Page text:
The Witoto tribe of South America lives along the Caquetá (also known as the Japurá) and Putumayo (also known as the Içá) rivers, in the Amazon region of Colombia and Peru. The Witoto tribe consists of more than 100 subgroups, many based on the names of villages, and are closely related to their traditional enemies the Bora tribe. The Witoto are primarily hunters and farmers, their staple crop being manioc. In addition, they also grow plantains, bananas, yams, papayas, sweet potatoes, mangoes, palms, peanuts, cacao, sugarcane, maize, tobacco, and coca.  In order to ensure that their fields remain fertile in the notoriously thin soil of the Amazon, the Witoto follow a strict schedule of crop rotation and allow their plots of land to go fallow for at least ten years before they are replanted. Traditionally, Witoto men wore a breechclout of bark cloth, and women only body paint. On ritual or ceremonial occasions individuals would wear necklaces and ornaments determined by their status within the tribe.  When first contacted by European explorers the population of the Witoto tribe was around 50,000. After years of forced labor, the introduction of new types of diseases and tribal migrations it is now believed there are between 7,000 and 10,000 Witoto left in the Amazon. A video discussing the Witoto way of life can be found at Britannica.com. [Kathryn S. (Barr) McCloud]

Object: Flute

E/1956/25/1
Quena, flute
Peru: Inca, Quechua
Materials: Copper

Traditionally constructed from bone, ceramic or cane, this flute known as the quena is considered a fundamental aspect of South American music. Research suggests that it was developed during the reign of the Inca Empire, which spanned over a vast portion of the continent, and was centralized in the Andes Mountains of Peru. There is evidence, however, that notched flutes similar to the quena were being used by the Moche culture along the Peruvian coast, dating back to 100 CE.

In the mid 15th century, a power began to rise in the mountains of Peru, eventually becoming the Inca Empire, ranging from Columbia in the north all the way to Chile in the South. The Incas were very successful at maintaining control over the various indigenous peoples within their empire, and had an extremely effective method of food production and storage. They also were skilled architects, erecting temples, cities and complex road systems with precision. The Inca people, along with their technological and agricultural advancements, were highly ritualistic. Dancing and music at festivals is likely how the quena flute became integrated into the Inca culture, and later dispersed to other regions in the Americas.

This particular instrument is a contemporary version of the traditional quena, and like many others, is made of copper. A distinct feature of quena flutes is a notch in the mouthpiece, typically in a U, V or square shape. The different shapes of the notch result in slightly different acoustics, but all quenas produce a light, lyrical, bird-like sound. While the quena is historically significant, it continues to be in use today throughout South America, in both traditional festivals in the Andean region and also incorporated into contemporary, popular music. [Kristina Sokolowsky]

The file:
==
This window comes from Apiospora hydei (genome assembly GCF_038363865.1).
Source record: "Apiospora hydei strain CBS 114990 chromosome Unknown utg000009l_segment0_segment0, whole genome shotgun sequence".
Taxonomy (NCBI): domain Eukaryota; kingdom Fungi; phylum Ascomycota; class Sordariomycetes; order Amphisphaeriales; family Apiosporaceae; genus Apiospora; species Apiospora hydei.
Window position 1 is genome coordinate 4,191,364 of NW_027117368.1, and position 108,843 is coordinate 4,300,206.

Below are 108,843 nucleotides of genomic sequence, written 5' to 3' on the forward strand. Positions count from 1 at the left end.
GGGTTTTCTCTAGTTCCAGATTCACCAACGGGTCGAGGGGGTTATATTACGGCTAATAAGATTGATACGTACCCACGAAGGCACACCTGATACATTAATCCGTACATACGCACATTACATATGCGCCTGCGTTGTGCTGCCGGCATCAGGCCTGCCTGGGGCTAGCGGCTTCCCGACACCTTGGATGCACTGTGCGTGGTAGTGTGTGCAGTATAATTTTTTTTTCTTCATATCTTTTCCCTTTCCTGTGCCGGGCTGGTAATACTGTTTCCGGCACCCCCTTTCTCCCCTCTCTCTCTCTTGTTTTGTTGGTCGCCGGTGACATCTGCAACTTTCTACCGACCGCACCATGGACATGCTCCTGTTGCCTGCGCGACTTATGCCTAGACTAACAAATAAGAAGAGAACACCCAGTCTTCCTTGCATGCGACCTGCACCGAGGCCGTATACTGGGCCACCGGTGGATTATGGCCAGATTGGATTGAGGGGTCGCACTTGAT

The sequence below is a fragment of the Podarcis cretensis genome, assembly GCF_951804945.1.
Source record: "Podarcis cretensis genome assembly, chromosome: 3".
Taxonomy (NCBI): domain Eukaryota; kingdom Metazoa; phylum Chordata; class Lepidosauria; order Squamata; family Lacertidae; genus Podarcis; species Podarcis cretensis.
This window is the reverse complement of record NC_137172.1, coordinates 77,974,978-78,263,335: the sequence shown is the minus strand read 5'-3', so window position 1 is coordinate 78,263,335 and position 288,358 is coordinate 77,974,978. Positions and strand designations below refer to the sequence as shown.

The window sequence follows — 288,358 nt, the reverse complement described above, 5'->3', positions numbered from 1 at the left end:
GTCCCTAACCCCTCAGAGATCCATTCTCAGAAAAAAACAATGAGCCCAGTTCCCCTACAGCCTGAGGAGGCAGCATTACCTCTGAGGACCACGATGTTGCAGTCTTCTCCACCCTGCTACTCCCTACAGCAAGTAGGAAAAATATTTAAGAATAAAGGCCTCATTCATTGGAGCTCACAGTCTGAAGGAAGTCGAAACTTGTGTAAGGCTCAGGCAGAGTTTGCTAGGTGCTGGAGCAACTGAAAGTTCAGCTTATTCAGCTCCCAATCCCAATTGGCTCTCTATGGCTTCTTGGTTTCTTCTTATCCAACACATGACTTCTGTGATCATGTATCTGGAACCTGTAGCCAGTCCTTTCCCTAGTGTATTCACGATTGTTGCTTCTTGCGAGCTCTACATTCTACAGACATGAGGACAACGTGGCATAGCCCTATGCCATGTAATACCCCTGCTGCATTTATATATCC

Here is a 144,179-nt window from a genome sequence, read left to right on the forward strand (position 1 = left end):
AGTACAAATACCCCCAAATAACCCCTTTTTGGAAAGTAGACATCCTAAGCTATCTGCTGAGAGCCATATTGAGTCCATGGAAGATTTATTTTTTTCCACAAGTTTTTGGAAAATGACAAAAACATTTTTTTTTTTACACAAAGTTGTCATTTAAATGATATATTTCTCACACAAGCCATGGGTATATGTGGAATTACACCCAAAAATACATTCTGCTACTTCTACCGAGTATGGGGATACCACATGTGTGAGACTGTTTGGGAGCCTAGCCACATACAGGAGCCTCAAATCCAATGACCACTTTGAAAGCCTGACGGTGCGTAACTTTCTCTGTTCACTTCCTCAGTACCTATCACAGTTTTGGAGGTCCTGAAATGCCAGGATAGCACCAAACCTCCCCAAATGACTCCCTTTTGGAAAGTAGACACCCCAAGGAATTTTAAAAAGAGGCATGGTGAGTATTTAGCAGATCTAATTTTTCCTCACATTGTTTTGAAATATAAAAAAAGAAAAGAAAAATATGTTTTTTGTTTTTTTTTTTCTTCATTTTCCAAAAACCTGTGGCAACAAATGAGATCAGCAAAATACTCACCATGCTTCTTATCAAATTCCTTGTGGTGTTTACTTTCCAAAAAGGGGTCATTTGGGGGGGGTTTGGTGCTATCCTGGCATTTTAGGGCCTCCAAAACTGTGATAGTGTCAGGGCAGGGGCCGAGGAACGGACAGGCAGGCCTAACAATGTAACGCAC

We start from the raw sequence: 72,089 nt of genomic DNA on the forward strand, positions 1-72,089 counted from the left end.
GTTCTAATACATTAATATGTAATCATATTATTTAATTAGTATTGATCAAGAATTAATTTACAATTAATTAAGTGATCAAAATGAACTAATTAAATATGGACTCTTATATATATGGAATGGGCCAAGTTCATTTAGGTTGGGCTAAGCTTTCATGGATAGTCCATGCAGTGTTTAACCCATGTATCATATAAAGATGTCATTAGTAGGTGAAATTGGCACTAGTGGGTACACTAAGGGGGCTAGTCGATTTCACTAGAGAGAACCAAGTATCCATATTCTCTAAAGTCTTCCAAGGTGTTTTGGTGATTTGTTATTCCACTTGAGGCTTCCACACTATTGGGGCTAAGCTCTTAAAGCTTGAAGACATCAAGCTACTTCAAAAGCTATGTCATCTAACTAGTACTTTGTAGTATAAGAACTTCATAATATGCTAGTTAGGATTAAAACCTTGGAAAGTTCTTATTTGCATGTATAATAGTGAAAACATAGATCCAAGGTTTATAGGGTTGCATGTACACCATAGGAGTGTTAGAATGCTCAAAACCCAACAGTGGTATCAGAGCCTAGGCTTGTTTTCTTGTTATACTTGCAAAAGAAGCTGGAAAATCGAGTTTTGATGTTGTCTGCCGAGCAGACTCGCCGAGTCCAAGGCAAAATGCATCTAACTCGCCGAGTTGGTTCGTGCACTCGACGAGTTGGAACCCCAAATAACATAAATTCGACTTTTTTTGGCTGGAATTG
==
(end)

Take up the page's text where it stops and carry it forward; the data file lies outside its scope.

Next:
Object: Balero

E/1930/1/1
Latin America: possibly Peruvian
Date unknown
Materials: wood, string

This object is a balero toy from Latin America. Baleros are fashioned from a ball and a pin joined together by a string. Usually, the ball contains a small cylindrical opening that fits over the pin. Balero toys are similar to cup-and-ball games, in which players attempt to sling a ball into a cup by manipulating the movement of the ball from the string. Balero players maneuver the ball by holding the pin and swinging the ball into the air with the string while attempting to catch it on the tip of the pin.

Baleros are thought to have originated from bilboquets in France during the sixteenth century. Bilboquets are variants of the ball-and-pin toys and monarchs, such as King Henry III of France, popularized the game in the European royal courts. Eventually, the game spread to the Americas, though there is evidence similar games existed among indigenous groups for many years before interactions with Europeans. In the late eighteenth and early nineteenth centuries, balero toys became fashionable among elite circles, and King Louis XV was reported to have owned several ivory ball-and-pin sets.

Today, baleros are common in tourist shops and toy stores around the world. Versions of balero toys from different countries can be seen here. The game has also been featured in music and art work, as in the work pictured to the left. However, for most children and adults, baleros remain a simple, yet enjoyable diversion.

[Lauren Simons]


Ethnology @ SNOMNH is an experimental weblog for sharing the collections of the Division of Ethnology at the Sam Noble Oklahoma Museum of Natural History.